1 in 11 Australian workers are missing out on super
Australia’s superannuation system is amongst the best in the world, but nearly one million working Australians will contribute nothing to their super this year.
Mercer’s Australia’s Unsupered report shows 930,000 workers earning more than $8,000 are not saving for their retirement, creating a $4 billion hole in annual super savings. That figure balloons to a staggering $145 billion shortfall across their working lives.
Most are self-employed, but 43% of ‘unsupered’ workers are salaried employees eligible for the 9.5% compulsory superannuation contribution. This suggests many employers are not doing the right thing.
The report highlights a widespread issue across all industries and age groups impacting everyone from low-income earners to the wealthy, from casual staff to full-timers, and from blue collar workers to those in professional services.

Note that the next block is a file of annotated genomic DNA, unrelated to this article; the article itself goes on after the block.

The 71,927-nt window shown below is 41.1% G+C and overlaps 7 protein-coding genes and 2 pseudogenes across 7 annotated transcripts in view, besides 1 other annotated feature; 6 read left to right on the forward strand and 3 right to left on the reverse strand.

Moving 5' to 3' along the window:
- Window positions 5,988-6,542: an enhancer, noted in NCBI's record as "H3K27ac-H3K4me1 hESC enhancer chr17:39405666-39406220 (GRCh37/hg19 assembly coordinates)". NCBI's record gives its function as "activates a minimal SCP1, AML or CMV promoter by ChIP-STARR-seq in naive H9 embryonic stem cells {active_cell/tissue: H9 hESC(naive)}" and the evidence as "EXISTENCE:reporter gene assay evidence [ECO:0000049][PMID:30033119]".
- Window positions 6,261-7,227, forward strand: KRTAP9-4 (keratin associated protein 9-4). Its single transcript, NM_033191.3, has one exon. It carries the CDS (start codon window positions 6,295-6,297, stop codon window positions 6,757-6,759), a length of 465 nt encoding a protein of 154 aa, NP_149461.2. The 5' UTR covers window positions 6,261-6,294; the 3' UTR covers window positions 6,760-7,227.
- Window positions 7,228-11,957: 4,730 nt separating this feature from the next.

Surprisingly, the most represented occupation groups among ‘unsupered’ salaried workers were Managers, numbering more than 79,000 and Technicians and Trades Workers, more than 55,000.
Our analysis found that all age groups are represented, including younger and older cohorts. More than 440,000 workers are aged between 35 and 54 (considered to be in their peak earning years), 127,000 are aged between 60 and 69 years old and 90,000 of the ‘unsupered’ are aged under 25 years.
Alarmingly, the biggest group of ‘unsupered’ Australians are those who can least afford to miss out on super payments. Australia’s Unsupered report shows that more than 587,000 Australians earning incomes between $8,001 and $40,000 per year didn’t save any super. This finding is consistent with anecdotal evidence of lower paying jobs being more likely to result in breaches of employee entitlements.
To make sure you’re receiving your super entitlements, check your payslips and log in to your account regularly to monitor your super balance.